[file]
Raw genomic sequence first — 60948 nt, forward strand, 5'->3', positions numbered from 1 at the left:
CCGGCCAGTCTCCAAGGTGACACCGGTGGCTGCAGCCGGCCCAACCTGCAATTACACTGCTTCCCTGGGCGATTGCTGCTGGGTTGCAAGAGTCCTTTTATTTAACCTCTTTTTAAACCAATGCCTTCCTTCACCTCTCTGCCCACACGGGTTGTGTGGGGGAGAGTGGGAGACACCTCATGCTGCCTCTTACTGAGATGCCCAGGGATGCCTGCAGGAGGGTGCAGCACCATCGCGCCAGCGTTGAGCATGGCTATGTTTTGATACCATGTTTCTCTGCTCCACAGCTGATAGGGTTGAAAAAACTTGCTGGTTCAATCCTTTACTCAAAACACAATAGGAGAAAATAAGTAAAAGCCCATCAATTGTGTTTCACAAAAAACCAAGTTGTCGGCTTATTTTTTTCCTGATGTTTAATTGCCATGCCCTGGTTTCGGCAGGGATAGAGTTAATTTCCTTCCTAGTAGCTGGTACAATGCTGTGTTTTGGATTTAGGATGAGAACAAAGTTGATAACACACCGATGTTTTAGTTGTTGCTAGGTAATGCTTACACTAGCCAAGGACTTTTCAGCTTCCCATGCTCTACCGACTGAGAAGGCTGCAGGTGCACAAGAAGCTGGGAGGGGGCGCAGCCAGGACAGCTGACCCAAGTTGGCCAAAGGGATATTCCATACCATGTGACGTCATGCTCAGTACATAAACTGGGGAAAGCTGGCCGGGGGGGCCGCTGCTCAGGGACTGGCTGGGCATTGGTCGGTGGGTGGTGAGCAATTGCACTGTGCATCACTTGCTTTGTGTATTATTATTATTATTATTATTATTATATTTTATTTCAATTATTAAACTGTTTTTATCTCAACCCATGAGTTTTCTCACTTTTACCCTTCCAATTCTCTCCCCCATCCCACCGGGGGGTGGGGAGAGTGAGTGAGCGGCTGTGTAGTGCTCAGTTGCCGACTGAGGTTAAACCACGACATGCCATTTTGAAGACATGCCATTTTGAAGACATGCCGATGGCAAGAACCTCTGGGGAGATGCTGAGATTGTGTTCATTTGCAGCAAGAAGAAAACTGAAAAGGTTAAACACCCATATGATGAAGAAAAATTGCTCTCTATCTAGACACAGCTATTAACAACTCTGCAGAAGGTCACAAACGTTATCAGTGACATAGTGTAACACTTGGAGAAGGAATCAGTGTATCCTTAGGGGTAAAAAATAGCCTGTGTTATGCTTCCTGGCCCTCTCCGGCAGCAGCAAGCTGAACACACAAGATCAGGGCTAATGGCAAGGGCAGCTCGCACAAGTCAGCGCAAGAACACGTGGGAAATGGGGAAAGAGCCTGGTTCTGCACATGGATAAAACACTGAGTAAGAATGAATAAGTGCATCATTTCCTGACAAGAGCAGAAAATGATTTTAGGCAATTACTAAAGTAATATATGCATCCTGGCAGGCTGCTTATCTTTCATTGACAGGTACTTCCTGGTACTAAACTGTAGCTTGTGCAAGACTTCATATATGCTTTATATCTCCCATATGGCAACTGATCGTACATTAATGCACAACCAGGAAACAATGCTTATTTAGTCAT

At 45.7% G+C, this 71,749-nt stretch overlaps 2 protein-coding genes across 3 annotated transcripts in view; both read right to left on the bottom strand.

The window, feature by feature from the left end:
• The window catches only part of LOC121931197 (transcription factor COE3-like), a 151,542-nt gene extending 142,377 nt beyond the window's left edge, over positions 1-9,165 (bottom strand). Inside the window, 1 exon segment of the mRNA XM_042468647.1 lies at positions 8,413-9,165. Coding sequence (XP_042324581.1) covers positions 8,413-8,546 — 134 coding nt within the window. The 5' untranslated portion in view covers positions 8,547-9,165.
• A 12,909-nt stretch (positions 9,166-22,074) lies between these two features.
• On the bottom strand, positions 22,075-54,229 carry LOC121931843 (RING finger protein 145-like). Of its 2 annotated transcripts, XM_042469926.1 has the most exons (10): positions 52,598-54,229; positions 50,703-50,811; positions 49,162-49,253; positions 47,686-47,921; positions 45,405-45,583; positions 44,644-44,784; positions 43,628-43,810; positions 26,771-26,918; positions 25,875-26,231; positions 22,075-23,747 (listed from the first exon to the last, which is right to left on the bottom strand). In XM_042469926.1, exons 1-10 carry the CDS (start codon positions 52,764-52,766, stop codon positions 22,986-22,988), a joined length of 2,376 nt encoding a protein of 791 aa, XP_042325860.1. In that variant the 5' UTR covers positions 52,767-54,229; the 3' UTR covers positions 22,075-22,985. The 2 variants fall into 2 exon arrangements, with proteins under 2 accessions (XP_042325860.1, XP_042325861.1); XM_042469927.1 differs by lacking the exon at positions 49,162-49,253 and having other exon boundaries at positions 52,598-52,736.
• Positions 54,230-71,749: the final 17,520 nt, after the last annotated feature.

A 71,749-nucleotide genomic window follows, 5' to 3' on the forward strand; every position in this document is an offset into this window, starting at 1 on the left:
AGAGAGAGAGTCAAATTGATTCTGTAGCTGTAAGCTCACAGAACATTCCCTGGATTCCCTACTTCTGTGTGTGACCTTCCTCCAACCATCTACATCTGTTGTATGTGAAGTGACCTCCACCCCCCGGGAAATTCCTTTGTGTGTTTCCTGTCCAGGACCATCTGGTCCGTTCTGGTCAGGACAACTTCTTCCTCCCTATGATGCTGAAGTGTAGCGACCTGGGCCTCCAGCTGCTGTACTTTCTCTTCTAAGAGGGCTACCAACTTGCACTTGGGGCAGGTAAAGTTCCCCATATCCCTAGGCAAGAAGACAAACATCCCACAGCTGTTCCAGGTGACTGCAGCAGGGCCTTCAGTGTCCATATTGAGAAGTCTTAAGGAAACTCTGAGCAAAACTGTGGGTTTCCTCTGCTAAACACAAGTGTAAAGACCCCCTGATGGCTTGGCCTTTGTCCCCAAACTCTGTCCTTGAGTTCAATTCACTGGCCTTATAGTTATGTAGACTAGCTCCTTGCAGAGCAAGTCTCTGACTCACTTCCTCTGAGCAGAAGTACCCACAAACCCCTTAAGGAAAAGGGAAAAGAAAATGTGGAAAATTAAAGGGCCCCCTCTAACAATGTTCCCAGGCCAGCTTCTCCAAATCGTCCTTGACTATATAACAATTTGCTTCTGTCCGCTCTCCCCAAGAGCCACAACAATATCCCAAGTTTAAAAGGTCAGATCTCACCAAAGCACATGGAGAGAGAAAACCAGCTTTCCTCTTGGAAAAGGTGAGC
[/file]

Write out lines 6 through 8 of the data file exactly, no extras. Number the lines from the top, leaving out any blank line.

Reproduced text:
• A 12,909-nt stretch (positions 9,166-22,074) lies between these two features.
• On the bottom strand, positions 22,075-54,229 carry LOC121931843 (RING finger protein 145-like). Of its 2 annotated transcripts, XM_042469926.1 has the most exons (10): positions 52,598-54,229; positions 50,703-50,811; positions 49,162-49,253; positions 47,686-47,921; positions 45,405-45,583; positions 44,644-44,784; positions 43,628-43,810; positions 26,771-26,918; positions 25,875-26,231; positions 22,075-23,747 (listed from the first exon to the last, which is right to left on the bottom strand). In XM_042469926.1, exons 1-10 carry the CDS (start codon positions 52,764-52,766, stop codon positions 22,986-22,988), a joined length of 2,376 nt encoding a protein of 791 aa, XP_042325860.1. In that variant the 5' UTR covers positions 52,767-54,229; the 3' UTR covers positions 22,075-22,985. The 2 variants fall into 2 exon arrangements, with proteins under 2 accessions (XP_042325860.1, XP_042325861.1); XM_042469927.1 differs by lacking the exon at positions 49,162-49,253 and having other exon boundaries at positions 52,598-52,736.
• Positions 54,230-71,749: the final 17,520 nt, after the last annotated feature.